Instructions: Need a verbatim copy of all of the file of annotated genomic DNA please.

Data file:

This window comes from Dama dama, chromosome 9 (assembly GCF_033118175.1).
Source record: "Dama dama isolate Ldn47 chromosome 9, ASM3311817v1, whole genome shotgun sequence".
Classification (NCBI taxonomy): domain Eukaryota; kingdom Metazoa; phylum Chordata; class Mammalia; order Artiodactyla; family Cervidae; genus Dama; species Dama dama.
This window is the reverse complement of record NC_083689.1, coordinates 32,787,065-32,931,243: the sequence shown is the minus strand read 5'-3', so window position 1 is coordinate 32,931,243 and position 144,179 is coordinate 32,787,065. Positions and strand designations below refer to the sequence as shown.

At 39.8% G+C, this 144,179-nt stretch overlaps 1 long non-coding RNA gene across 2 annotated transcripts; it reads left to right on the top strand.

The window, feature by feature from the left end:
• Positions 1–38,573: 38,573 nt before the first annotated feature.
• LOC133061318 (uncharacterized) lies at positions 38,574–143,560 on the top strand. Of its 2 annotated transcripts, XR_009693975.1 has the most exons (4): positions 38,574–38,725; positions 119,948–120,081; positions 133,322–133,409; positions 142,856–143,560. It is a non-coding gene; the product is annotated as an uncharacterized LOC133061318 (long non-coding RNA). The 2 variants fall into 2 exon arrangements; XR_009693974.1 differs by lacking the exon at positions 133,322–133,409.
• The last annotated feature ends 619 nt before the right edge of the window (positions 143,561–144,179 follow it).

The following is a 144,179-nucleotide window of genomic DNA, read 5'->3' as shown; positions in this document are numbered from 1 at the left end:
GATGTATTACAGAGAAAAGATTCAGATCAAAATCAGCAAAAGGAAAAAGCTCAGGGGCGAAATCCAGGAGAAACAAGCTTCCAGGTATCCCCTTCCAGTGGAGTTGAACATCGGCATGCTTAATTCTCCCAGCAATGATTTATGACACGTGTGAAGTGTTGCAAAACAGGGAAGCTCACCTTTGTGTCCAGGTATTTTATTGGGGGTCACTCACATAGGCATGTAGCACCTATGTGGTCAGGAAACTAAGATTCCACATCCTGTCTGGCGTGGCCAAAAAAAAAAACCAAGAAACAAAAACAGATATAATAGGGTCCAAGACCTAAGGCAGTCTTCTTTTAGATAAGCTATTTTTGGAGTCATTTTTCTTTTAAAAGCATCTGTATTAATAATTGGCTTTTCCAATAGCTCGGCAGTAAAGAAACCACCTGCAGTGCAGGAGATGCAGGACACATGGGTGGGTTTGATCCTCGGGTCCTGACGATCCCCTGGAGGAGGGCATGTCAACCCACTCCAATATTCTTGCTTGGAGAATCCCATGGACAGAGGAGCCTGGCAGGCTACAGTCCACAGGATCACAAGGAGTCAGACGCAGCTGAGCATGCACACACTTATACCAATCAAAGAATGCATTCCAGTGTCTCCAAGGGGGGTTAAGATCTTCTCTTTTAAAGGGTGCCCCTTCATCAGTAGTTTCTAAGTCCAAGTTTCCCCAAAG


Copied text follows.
This window comes from Dama dama, chromosome 9 (assembly GCF_033118175.1).
Source record: "Dama dama isolate Ldn47 chromosome 9, ASM3311817v1, whole genome shotgun sequence".
Classification (NCBI taxonomy): domain Eukaryota; kingdom Metazoa; phylum Chordata; class Mammalia; order Artiodactyla; family Cervidae; genus Dama; species Dama dama.
This window is the reverse complement of record NC_083689.1, coordinates 32,787,065-32,931,243: the sequence shown is the minus strand read 5'-3', so window position 1 is coordinate 32,931,243 and position 144,179 is coordinate 32,787,065. Positions and strand designations below refer to the sequence as shown.

At 39.8% G+C, this 144,179-nt stretch overlaps 1 long non-coding RNA gene across 2 annotated transcripts; it reads left to right on the top strand.

The window, feature by feature from the left end:
• Positions 1–38,573: 38,573 nt before the first annotated feature.
• LOC133061318 (uncharacterized) lies at positions 38,574–143,560 on the top strand. Of its 2 annotated transcripts, XR_009693975.1 has the most exons (4): positions 38,574–38,725; positions 119,948–120,081; positions 133,322–133,409; positions 142,856–143,560. It is a non-coding gene; the product is annotated as an uncharacterized LOC133061318 (long non-coding RNA). The 2 variants fall into 2 exon arrangements; XR_009693974.1 differs by lacking the exon at positions 133,322–133,409.
• The last annotated feature ends 619 nt before the right edge of the window (positions 143,561–144,179 follow it).

The following is a 144,179-nucleotide window of genomic DNA, read 5'->3' as shown; positions in this document are numbered from 1 at the left end:
GATGTATTACAGAGAAAAGATTCAGATCAAAATCAGCAAAAGGAAAAAGCTCAGGGGCGAAATCCAGGAGAAACAAGCTTCCAGGTATCCCCTTCCAGTGGAGTTGAACATCGGCATGCTTAATTCTCCCAGCAATGATTTATGACACGTGTGAAGTGTTGCAAAACAGGGAAGCTCACCTTTGTGTCCAGGTATTTTATTGGGGGTCACTCACATAGGCATGTAGCACCTATGTGGTCAGGAAACTAAGATTCCACATCCTGTCTGGCGTGGCCAAAAAAAAAAACCAAGAAACAAAAACAGATATAATAGGGTCCAAGACCTAAGGCAGTCTTCTTTTAGATAAGCTATTTTTGGAGTCATTTTTCTTTTAAAAGCATCTGTATTAATAATTGGCTTTTCCAATAGCTCGGCAGTAAAGAAACCACCTGCAGTGCAGGAGATGCAGGACACATGGGTGGGTTTGATCCTCGGGTCCTGACGATCCCCTGGAGGAGGGCATGTCAACCCACTCCAATATTCTTGCTTGGAGAATCCCATGGACAGAGGAGCCTGGCAGGCTACAGTCCACAGGATCACAAGGAGTCAGACGCAGCTGAGCATGCACACACTTATACCAATCAAAGAATGCATTCCAGTGTCTCCAAGGGGGGTTAAGATCTTCTCTTTTAAAGGGTGCCCCTTCATCAGTAGTTTCTAAGTCCAAGTTTCCCCAAAG